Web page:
Romanticising Crunch Time

One thing that I’ve learned a lot about over the years is crunch time. The night before a pitch or an important creative presentation is rarely an easy one.

Work will expand to fill the time allotted. It’s called Parkinson’s Law. I’m not a mathematician, so I can’t prove that it is the natural order of the universe, but I think we can all agree that it should be considered one of the fundamental laws of physics.

At an agency, crunch time usually means late nights and some early mornings.

Early is relative, by the way.

There will be pizza and snacks and tightly-wound bundles of nerves.

Crunch time gets a bad rap. It feels high pressure, people are tired, spouses are irritated, weekends are lost.

But this is when a lot of good work is done.

Priorities become immediately clear and everything else falls to the wayside.

Decisions have to be made.

Difficult problems are wrestled to the ground.

Arbitrary ideas have to be pulled out of the air and fitted with cement shoes.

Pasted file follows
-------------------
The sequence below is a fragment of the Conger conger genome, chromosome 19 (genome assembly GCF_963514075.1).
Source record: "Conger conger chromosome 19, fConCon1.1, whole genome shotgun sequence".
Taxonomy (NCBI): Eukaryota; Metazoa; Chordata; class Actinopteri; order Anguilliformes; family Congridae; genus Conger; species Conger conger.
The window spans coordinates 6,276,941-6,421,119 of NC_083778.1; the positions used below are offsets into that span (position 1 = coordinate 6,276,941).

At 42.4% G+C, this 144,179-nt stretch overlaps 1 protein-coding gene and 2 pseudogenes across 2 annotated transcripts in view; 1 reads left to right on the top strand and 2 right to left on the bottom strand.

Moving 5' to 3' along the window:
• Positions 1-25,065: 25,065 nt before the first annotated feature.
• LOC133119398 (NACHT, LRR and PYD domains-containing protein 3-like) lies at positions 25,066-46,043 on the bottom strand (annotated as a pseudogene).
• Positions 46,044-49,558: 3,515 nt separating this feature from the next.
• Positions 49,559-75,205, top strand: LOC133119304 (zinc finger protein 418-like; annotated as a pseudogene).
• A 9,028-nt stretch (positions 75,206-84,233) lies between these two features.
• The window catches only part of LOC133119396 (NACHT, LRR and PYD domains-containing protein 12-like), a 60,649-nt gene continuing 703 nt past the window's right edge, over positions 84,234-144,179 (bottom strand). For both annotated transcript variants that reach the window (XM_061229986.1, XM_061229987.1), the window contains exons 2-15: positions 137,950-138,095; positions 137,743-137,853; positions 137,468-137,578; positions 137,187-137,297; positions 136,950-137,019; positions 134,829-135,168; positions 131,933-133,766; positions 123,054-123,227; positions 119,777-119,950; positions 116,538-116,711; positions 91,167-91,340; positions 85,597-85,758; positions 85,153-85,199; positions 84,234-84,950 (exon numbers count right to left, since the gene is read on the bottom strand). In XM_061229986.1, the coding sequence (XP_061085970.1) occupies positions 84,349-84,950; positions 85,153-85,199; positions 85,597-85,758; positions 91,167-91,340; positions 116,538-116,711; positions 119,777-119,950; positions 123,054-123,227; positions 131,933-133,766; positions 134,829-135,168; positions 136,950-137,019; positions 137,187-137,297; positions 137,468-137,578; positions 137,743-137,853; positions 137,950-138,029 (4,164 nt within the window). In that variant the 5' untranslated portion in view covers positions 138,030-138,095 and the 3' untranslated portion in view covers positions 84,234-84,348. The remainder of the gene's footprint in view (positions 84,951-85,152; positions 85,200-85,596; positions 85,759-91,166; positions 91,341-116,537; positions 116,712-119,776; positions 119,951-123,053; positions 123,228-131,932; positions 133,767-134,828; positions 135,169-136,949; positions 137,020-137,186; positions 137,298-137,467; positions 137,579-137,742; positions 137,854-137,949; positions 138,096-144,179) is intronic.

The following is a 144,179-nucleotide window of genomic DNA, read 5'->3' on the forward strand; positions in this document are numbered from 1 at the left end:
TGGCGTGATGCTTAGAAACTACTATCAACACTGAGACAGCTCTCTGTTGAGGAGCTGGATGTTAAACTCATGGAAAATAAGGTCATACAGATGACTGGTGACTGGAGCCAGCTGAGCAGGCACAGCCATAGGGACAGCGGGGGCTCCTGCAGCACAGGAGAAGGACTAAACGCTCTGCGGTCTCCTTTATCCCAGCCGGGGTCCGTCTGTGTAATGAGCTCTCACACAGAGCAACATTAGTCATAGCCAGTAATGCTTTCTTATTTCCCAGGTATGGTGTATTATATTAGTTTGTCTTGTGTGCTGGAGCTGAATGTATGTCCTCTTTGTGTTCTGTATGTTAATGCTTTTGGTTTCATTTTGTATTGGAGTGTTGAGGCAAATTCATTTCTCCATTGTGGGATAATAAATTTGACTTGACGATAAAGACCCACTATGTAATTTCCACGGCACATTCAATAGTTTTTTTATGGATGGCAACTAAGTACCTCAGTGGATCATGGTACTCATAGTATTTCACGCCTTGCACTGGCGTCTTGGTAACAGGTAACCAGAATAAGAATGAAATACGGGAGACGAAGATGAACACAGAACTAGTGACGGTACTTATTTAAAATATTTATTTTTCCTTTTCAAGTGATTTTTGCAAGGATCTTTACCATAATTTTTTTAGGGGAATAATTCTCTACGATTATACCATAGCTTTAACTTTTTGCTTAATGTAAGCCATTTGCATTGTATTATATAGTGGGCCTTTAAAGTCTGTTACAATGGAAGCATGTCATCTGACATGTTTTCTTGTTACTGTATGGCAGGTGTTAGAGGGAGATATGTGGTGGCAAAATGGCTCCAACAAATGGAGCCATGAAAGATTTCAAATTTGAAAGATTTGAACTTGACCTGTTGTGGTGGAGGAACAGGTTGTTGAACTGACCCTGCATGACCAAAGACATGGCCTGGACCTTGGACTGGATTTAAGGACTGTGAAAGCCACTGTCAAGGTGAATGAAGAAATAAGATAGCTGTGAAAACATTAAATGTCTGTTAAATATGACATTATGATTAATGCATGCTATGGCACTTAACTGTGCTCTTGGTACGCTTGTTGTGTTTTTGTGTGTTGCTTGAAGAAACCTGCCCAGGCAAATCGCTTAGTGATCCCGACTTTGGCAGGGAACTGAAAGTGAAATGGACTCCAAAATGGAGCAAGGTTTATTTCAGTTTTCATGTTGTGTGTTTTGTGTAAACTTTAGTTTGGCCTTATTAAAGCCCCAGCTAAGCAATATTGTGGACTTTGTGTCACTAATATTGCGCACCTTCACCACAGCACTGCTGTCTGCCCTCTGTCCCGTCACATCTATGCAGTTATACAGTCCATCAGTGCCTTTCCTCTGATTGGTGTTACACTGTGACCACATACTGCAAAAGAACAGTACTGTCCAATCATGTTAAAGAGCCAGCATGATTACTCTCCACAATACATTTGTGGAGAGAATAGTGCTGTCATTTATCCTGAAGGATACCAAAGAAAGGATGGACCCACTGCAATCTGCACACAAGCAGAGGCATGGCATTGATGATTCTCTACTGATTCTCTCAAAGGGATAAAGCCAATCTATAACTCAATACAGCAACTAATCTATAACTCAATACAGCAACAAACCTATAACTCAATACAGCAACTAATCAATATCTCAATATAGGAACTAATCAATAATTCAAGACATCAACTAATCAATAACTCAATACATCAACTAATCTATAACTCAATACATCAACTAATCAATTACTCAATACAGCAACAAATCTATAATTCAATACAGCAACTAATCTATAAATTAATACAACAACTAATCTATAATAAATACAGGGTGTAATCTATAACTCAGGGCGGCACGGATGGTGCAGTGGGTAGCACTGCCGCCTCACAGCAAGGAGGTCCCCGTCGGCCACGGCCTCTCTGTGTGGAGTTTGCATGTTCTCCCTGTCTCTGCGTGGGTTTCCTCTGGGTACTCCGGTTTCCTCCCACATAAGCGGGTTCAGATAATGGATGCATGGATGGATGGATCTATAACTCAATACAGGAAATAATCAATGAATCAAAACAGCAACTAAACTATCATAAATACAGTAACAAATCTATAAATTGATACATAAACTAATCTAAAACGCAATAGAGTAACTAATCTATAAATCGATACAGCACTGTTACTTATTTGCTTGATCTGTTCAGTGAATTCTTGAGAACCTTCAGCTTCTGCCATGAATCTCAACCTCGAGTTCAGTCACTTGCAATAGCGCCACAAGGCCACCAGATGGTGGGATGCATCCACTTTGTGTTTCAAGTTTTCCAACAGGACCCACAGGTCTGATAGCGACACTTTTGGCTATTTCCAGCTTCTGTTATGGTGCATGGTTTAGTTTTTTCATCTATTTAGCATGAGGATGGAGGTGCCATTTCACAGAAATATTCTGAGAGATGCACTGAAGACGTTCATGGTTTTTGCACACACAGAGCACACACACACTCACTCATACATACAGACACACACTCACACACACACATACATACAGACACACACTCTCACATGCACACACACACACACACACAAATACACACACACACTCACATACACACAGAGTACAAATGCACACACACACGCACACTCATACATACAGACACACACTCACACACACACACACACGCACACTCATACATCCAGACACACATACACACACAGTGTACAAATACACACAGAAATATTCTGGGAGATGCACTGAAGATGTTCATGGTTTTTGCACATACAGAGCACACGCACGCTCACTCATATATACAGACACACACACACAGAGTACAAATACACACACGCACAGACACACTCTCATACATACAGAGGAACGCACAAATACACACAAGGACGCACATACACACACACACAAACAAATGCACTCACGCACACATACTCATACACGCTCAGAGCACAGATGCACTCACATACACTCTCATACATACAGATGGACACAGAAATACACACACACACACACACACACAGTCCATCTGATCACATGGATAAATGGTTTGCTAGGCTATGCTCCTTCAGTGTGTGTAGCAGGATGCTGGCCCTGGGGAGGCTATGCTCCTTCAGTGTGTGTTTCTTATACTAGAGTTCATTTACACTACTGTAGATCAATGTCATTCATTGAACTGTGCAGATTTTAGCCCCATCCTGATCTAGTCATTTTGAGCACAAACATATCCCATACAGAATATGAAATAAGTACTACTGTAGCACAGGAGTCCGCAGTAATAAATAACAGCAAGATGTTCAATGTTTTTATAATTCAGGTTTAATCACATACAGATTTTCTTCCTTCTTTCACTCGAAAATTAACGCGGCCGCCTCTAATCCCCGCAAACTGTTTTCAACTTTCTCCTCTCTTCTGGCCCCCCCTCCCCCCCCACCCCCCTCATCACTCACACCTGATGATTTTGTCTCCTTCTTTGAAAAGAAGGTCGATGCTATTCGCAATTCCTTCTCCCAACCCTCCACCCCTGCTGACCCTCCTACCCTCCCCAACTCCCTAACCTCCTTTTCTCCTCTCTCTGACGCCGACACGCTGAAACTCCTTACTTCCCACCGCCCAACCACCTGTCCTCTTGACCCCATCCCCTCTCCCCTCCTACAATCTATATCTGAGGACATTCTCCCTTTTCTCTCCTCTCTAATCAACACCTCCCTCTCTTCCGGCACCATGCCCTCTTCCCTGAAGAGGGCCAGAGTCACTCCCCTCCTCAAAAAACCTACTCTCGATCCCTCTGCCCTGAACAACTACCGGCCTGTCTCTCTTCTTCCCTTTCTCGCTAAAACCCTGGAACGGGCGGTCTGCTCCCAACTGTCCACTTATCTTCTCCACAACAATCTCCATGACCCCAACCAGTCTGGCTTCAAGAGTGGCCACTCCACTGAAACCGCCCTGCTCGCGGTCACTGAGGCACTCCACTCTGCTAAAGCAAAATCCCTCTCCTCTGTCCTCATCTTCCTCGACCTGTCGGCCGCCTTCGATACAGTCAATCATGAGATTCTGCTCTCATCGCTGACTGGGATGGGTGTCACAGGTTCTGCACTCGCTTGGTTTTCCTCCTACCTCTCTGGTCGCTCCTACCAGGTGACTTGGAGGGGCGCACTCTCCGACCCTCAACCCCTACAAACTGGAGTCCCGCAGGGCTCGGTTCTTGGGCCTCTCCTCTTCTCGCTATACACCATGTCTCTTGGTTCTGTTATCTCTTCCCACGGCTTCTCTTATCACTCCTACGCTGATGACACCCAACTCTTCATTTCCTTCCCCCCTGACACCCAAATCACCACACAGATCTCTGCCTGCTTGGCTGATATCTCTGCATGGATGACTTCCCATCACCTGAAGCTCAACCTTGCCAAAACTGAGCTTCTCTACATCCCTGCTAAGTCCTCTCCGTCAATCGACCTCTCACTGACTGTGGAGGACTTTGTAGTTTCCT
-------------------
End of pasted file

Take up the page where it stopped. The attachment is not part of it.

Differences of opinion have to be forded and compromises have to be made.

There’s no time to dance around the details or wait for someone else to come around to your way of thinking.

This is when the magic, as they say, happens.

I’m not arguing that all work should be left until the night before.

That work will almost always suck.

Crunch time works best when the work is 90% done, but another 90% of it still needs to be done.

The focus and intensity that a group can bring to their work at the very last minute can be powerful. It’s like pissing-off the Hulk and pointing him towards something that you need smashed.

Is that a good metaphor? I don’t read comics.

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